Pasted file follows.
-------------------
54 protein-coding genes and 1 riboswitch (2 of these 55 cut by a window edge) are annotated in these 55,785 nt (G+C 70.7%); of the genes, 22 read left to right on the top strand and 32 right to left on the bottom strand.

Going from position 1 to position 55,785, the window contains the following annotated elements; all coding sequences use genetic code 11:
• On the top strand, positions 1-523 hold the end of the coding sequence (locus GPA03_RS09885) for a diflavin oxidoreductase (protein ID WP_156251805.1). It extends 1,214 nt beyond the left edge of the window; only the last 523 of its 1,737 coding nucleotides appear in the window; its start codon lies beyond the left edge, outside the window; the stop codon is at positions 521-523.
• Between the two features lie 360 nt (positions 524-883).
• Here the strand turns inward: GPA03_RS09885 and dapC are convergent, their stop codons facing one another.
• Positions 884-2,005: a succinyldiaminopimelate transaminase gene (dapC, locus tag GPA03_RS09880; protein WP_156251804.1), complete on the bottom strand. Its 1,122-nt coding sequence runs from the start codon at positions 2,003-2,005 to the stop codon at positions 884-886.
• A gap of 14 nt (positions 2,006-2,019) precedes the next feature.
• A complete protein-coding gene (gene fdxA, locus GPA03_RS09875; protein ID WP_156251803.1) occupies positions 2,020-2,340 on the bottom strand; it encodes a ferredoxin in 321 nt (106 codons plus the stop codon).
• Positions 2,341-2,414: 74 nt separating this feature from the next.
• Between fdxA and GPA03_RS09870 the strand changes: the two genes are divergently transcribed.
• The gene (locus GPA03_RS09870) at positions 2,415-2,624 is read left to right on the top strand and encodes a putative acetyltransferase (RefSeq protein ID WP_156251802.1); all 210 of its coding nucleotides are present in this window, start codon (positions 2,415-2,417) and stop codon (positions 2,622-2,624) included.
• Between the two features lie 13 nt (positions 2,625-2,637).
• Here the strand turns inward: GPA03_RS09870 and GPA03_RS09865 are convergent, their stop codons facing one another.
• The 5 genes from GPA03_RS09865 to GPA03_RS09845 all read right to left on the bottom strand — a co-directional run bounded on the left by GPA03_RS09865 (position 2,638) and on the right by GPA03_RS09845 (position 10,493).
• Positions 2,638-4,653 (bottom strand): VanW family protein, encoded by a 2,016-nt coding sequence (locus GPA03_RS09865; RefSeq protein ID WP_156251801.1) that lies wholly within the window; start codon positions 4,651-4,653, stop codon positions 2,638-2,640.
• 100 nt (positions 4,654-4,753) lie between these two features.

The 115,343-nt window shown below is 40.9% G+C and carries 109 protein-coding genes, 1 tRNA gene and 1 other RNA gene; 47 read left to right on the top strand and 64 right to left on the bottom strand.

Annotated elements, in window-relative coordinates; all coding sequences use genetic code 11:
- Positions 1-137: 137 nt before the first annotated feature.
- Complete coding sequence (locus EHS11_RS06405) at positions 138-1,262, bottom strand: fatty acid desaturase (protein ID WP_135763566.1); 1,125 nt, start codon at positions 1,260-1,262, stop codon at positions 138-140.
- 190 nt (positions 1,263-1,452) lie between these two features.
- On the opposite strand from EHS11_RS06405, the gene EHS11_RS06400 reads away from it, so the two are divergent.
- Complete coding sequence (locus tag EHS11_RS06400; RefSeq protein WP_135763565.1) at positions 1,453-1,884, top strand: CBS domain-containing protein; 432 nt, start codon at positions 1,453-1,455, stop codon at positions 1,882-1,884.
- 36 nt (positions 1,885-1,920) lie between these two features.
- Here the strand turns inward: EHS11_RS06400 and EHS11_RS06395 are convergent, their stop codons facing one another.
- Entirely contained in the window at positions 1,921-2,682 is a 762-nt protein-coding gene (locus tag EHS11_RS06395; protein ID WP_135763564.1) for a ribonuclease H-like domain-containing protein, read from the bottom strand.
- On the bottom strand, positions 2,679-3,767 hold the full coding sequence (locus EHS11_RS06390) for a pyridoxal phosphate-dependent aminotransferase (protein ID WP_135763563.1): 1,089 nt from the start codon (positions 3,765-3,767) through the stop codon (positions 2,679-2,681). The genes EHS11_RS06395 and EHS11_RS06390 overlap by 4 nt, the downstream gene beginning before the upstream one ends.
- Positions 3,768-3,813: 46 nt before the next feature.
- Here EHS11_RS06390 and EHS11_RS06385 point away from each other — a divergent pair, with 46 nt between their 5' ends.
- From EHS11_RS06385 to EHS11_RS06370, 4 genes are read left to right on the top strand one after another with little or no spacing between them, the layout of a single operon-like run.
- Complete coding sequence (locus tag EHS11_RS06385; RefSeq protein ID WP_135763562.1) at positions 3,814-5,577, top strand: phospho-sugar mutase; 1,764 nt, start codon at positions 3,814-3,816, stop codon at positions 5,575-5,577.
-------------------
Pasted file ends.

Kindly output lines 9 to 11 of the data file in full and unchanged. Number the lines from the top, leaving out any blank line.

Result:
• Positions 2,341-2,414: 74 nt separating this feature from the next.
• Between fdxA and GPA03_RS09870 the strand changes: the two genes are divergently transcribed.
• The gene (locus GPA03_RS09870) at positions 2,415-2,624 is read left to right on the top strand and encodes a putative acetyltransferase (RefSeq protein ID WP_156251802.1); all 210 of its coding nucleotides are present in this window, start codon (positions 2,415-2,417) and stop codon (positions 2,622-2,624) included.